Once again, as much as I want to, I can't escape discussing politics, as even the name of this blog is political: "Right on the Left Coast: Views From a Conservative Teacher." But that's the problem -- the debate about Common Core is inherently political, and since the more liberal of the two major parties first proposed Common Core, naturally its opponents are more likely to be conservative.
The author is Darren Miller, and as the title of his blog implies, Miller is a West Coast teacher -- indeed, he is, like me, a high school math teacher from California. Here is the link to his blog entry from last week:
So Miller's district is, like many others in California, considering teaching Integrated Math. The district will try Integrated out this semester, and then make the final decision for this fall. Miller is clearly concerned about the transition to Integrated Math.
Let me remind you that Integrated Math is not a prerequisite of Common Core -- at least, it isn't here in California. Nonetheless, many California disticts are using Common Core as a reason to switch to Integrated Math. Therefore, my own opinions of Common Core and Integrated Math are separate -- I'm mixed on Common Core, but have nothing against Integrated Math.
Naturally, Miller is concerned that Integrated Math reflects a lowering of standards. Indeed, one of the commenters -- of course, that commenter is "Anonymous" -- writes that colleges won't want to accept students who took Integrated Math:
i feel bad for everyone who tries to apply to out-of-state schools that look for two clear algebra requirements and a clear geometry, with pre-cal, cal being an added bonus. how hard will it be to explain, "well, my classes were a mix"....
that might interrupt some students college dreams. not all states' colleges are friendly to california's changes.
Now here's the problem that I have with this commenter -- the United States is an outlier when it comes to traditionalist classes such as Algebra I, Geometry, and Algebra II. Most countries, including those considered to have superior math programs such as East Asia and Singapore, actually have Integrated Math programs. So introducing Integrated Math make us more like the nations that we want to emulate, not less!
Suppose an international student from East Asia or Singapore applies to a math program at an American college. Since secondary math is superior in those nations, one would think that an American college would leap out of its skin to admit the student. But based on what our anonymous commenter wrote, many colleges wouldn't admit the East Asian student, because the student's transcript doesn't contain "two clear algebra requirements and a clear geometry," classes that aren't taught in the student's homeland.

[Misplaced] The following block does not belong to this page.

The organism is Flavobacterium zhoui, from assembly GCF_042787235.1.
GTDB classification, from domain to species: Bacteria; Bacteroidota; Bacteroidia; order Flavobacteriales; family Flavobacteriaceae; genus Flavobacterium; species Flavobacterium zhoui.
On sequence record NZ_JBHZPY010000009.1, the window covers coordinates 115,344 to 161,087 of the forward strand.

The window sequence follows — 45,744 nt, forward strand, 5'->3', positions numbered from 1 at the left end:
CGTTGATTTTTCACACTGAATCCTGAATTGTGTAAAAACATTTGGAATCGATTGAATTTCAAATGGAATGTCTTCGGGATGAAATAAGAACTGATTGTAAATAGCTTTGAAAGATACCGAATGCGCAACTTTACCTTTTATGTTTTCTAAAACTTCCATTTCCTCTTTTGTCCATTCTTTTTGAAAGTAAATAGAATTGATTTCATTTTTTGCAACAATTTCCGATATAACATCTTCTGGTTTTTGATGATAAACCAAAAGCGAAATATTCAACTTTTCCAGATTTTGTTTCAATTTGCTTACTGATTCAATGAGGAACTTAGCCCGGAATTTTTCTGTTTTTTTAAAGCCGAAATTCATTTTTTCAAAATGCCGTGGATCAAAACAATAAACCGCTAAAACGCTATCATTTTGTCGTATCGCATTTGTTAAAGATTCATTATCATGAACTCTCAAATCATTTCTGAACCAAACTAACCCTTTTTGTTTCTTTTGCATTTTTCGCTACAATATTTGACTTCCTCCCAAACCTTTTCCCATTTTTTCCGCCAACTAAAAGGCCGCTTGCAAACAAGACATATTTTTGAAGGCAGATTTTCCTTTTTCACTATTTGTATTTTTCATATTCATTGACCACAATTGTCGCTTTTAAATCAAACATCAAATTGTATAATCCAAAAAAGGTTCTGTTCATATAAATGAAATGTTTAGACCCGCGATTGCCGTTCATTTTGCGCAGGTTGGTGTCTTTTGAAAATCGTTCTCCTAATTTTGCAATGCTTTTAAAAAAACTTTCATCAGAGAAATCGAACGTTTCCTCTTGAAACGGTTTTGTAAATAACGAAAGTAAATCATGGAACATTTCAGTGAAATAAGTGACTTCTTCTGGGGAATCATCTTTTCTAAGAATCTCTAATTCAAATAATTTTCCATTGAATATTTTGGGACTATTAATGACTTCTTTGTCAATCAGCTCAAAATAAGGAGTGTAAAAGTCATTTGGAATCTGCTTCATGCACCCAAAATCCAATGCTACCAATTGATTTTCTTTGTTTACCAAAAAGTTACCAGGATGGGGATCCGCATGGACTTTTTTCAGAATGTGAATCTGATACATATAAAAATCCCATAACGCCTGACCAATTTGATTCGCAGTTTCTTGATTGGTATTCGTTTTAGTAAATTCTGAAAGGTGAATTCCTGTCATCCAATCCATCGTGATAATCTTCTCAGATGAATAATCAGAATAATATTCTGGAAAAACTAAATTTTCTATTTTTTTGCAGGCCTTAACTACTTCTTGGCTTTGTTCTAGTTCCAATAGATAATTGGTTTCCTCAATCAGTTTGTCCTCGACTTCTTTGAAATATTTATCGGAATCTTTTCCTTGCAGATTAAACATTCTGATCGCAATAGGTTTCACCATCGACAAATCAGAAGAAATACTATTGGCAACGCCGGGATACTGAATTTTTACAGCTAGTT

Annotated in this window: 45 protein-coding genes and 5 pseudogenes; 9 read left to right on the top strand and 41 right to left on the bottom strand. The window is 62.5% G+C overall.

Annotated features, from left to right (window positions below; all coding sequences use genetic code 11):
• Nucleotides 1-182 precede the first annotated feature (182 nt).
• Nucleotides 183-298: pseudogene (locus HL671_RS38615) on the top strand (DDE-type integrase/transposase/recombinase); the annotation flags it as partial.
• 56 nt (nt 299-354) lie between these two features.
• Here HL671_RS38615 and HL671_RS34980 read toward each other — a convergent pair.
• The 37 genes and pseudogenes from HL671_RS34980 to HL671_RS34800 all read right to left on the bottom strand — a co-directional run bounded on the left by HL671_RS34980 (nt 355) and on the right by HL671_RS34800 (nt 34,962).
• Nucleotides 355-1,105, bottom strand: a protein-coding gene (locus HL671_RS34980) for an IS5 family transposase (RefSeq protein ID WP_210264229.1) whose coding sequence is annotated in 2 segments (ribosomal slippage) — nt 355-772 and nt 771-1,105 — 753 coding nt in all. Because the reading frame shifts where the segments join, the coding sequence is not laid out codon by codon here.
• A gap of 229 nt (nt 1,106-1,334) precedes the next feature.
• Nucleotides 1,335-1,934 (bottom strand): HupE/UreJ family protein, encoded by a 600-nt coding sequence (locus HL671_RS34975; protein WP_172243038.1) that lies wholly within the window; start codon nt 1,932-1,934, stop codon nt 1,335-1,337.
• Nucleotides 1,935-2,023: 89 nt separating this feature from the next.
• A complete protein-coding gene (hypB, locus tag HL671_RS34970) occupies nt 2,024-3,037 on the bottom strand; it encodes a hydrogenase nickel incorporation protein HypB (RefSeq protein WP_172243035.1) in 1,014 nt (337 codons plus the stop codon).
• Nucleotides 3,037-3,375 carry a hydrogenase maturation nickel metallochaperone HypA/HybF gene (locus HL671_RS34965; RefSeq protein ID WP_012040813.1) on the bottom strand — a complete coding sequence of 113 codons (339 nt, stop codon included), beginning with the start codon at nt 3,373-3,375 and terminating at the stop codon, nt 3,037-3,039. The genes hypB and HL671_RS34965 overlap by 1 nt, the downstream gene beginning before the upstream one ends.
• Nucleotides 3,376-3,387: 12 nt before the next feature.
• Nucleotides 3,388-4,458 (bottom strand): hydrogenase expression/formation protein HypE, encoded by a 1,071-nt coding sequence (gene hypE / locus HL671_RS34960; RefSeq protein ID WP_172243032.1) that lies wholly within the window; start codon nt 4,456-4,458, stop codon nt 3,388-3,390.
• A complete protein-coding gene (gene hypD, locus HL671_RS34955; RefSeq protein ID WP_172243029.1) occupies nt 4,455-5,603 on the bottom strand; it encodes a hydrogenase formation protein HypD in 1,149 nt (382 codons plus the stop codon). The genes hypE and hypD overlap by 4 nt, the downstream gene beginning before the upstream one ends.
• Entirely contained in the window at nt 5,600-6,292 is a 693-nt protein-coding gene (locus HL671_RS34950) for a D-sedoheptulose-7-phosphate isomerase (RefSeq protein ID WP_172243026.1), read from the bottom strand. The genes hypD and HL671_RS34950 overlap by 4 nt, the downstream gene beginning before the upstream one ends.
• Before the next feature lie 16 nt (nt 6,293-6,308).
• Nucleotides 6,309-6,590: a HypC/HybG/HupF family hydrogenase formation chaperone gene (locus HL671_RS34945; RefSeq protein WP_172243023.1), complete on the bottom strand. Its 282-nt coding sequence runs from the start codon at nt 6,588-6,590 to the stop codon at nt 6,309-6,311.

Once again, let me post the link to the Singapore secondary math standards, and I dare you to find the two clear algebra requirements and a clear geometry in the standards:
Now let's return to Miller's original post. We see that part of the reason for considering Integrated Math to be inferior is the ability of the students to reach AP Calculus:
Then we talked about all the courses we'll need to offer. It's more than Integrated 1, Integrated 2, Integrated 3, Pre-calculus, Stats, and Calculus. See, according to the Common Core standards and guidelines, students are not supposed to be accelerated in middle school. Get that? The smart kids will be kept back with everyone else, because, fairness! Our illustrious district will allow middle school students to accelerate one grade in middle school, meaning 8th graders will be allowed to take Integrated 1. (Those would be the smart kids; under California's old standards, those would be the on-track kids.) So if we want kids to be able to take AP Calculus AB and/or BC in high school, we need to accelerate them in high school.
And so we see the problem -- just as Common Core has become intertwined with Integrated Math, the latter is intertwined with the inability to reach AP Calculus. If Miller could see how other districts have already implemented Integrated Math -- such as my own district -- he would notice how freshmen in ninth grade are working out of eighth grade packets. He would be rightly concerned that these students have little shot at reaching calculus.
I don't necessarily agree with Miller's use of the word "on-track" to refer to California's old standards, in which the 8th grade standard was Algebra I. I don't like the idea that a student has to master the quadratic formula, which very few adults have mastered and only workers in STEM subjects actually need to know it to make a living, just to be considered "on-track" in eighth grade.
But I've already posted my Singapore compromise, in which the Singapore standards are given as a good replacement for Common Core. My plan gets students to calculus in senior year via an integrated pathway, but the 8th grade course does contain a lot of Algebra I.
Recall that we are devoting only two weeks to each chapter during the second semester. So it's already time to start reviewing for the Chapter 12 Test.
As usual, most of these problems will be from the "Chapter Review: Question on SPUR Objectives" section of the U of Chicago text. I had to skip around in order to avoid the problems that relate to area or volume, since these involved the skipped Chapters 8-10. In particular, I included ten straight problems from the text, all in the thirties, since this stretch of questions avoids area and volume. I also decided to modify one based on Question 13 from Section 12-6, even though it's originally a question about area and volume. This is only because the question is about a statue of Martin Luther King, Jr. -- today is the civil rights leader's birthday and the reason that there is no school Monday. I decided to change the question to describe the MLK Memorial in Washington DC -- a statue that didn't exist at the time the U of Chicago text was printed.